Feds Investigate Coral Shipments to South Florida Over Ties to Reef-Killing Poaching
photo by Tim Grollmund
Coral reefs, it's often said, are the rain forests of the ocean. But in reality, reefs around the world are disappearing even faster than the rain forests -- four times faster, in fact. The reasons are many, but not the least of which is stripping by poachers who then ship the coral to the U.S. to feed the souvenier and home decoration industries.
Yep, that coral tchotchke you bought probably helped kill a reef. Now, the feds are investigating massive shipments of coral sent from the Solomon Islands to South Florida bound for the curio trade, an off-the-radar market that spans from low-end, roadside shell shops to posh interior-design companies that peddle dead sea life at staggering markups.
"For us to still be harvesting coral for the sake of having it on a bookshelf is outrageous at this point. It's just sad," Kate Lunz, a marine biologist familiar with the investigation, tells Riptide.
Buying and selling coral from countries such as the Solomon Islands isn't illegal, as our cover story this week explores. But because reefs are increasingly imperiled, the worldwide trade is supposed to be highly regulated. The shipments under investigation -- four of which ended up at the Port of Tampa -- were accompanied by shoddy paperwork that misidentified certain species.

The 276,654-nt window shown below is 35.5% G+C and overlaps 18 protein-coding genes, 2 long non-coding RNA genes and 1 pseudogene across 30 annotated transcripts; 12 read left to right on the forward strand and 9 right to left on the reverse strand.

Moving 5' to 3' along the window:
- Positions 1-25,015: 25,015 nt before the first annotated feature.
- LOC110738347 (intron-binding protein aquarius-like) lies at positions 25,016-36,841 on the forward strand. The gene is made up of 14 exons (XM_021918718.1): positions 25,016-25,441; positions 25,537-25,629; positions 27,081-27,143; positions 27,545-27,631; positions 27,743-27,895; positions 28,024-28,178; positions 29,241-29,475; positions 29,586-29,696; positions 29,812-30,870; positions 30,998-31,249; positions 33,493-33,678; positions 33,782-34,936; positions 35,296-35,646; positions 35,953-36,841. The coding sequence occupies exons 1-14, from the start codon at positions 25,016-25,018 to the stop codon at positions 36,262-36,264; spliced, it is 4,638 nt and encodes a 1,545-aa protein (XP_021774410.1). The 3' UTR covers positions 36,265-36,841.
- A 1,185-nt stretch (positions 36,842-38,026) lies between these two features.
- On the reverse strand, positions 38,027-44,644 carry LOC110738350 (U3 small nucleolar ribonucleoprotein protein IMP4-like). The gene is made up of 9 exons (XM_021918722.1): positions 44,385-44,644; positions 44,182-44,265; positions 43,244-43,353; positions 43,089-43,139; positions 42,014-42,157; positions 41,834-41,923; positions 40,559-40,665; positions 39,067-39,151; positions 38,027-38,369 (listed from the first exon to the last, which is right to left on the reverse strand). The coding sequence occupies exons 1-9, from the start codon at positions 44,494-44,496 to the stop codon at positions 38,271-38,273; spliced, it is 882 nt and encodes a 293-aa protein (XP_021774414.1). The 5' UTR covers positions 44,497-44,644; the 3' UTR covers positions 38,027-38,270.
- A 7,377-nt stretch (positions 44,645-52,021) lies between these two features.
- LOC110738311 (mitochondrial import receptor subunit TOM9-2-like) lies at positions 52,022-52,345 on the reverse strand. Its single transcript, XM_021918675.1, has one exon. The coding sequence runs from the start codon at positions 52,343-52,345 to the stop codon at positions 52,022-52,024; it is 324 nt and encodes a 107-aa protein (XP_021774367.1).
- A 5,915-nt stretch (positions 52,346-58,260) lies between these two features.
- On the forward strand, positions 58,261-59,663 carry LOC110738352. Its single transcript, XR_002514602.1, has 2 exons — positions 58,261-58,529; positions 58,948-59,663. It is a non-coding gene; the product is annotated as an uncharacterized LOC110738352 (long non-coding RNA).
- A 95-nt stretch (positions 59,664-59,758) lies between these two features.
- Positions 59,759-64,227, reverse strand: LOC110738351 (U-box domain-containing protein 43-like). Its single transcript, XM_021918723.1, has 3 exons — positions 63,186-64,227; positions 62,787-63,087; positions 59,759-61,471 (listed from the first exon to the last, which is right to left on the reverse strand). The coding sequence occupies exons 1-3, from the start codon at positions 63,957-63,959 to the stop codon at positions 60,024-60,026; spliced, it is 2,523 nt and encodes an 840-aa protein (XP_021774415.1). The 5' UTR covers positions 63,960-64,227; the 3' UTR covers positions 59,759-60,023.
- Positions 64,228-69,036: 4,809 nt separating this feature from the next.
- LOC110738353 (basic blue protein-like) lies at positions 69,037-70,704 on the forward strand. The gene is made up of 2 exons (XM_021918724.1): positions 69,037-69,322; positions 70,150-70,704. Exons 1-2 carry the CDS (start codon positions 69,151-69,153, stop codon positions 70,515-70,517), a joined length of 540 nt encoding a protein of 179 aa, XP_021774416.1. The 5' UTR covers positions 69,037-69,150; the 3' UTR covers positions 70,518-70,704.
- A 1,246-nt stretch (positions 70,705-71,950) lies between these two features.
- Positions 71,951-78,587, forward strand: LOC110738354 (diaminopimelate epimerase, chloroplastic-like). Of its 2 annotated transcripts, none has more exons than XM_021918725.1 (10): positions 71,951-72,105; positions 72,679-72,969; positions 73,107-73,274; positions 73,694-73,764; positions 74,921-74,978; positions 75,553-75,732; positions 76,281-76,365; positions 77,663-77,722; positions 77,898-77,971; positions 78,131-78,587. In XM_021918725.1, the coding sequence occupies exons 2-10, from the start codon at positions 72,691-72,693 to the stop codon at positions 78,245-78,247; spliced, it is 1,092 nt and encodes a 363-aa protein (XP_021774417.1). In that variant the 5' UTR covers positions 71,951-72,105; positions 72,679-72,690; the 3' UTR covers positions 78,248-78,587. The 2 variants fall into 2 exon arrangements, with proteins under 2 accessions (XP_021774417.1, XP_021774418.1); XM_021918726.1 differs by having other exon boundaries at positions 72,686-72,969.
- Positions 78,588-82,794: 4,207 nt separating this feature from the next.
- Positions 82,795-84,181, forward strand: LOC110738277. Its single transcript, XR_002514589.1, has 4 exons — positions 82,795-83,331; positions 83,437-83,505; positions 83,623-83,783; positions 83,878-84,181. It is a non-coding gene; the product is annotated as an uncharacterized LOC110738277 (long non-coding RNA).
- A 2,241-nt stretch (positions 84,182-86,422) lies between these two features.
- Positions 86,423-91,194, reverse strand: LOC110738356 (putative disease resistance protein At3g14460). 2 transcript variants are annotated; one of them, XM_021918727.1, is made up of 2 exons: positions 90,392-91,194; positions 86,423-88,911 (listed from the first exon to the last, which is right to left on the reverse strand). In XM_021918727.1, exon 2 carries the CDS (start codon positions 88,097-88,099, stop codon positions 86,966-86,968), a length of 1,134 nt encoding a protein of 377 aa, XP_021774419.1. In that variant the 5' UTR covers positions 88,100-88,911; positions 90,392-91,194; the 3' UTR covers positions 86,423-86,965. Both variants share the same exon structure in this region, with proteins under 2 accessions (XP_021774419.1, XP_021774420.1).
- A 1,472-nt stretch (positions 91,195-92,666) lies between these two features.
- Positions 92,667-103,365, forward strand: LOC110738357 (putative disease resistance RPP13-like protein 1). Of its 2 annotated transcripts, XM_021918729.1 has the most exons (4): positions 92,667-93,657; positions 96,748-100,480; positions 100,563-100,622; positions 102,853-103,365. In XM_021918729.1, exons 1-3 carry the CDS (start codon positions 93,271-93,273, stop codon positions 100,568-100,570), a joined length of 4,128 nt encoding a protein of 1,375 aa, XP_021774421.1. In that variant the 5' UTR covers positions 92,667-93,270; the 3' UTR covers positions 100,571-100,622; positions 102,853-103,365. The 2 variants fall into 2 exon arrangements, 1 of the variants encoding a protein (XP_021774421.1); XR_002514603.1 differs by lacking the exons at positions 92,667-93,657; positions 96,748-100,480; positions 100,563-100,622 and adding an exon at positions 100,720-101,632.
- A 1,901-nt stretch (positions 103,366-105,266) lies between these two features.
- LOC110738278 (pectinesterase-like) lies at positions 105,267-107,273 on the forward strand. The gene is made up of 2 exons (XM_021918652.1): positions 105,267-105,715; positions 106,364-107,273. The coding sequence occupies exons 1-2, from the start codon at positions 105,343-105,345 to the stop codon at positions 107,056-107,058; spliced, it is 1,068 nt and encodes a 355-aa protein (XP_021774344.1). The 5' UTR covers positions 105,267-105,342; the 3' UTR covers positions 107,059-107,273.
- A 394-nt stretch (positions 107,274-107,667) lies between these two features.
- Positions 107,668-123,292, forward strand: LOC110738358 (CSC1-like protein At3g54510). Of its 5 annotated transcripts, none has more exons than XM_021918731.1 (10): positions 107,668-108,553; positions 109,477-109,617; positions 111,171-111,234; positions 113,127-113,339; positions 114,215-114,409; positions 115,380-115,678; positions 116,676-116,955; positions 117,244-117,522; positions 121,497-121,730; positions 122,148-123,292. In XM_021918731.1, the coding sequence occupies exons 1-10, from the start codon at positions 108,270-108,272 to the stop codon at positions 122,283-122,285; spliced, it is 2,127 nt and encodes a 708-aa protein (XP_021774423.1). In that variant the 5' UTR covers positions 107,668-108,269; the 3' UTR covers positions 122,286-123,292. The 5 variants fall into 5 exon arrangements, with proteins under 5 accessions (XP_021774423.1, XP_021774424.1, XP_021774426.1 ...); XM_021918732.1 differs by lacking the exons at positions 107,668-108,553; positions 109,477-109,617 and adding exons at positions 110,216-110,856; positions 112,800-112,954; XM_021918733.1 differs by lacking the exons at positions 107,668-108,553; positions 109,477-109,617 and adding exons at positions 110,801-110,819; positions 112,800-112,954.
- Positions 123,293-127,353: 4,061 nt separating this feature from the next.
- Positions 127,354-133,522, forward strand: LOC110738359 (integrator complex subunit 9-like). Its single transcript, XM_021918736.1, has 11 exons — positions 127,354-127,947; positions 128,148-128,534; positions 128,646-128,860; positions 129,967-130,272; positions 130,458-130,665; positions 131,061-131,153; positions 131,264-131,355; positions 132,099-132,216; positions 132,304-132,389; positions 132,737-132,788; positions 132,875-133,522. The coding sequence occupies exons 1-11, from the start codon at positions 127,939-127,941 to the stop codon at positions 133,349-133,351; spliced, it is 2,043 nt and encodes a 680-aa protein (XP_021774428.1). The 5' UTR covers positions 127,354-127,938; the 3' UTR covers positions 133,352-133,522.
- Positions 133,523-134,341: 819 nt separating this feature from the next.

But who needs, or wants, 40-foot containers of a fast-dwindling natural resource from half way around the world? And why aren't local shell shops selling corals from local waters?
The species in our local waters are protected, and two of the most important ones -- staghorn and elkhorn -- are each listed on the Endangered Species List and protected the same as bald eagles or African elephants. So local shell shops rely on coral yanked from the sea floor of developing nations that are often in the South Pacific, where the government is less scrupulous.
The Tampa shipments under investigation have some scientists worried that the curio trade may no longer be sustainable, especially given the host of forces already working against reefs, including climate change, diseases, over-fishing, and coastal development.
Read our full story on the coral curio trade and its worldwide effect on coral reefs here.
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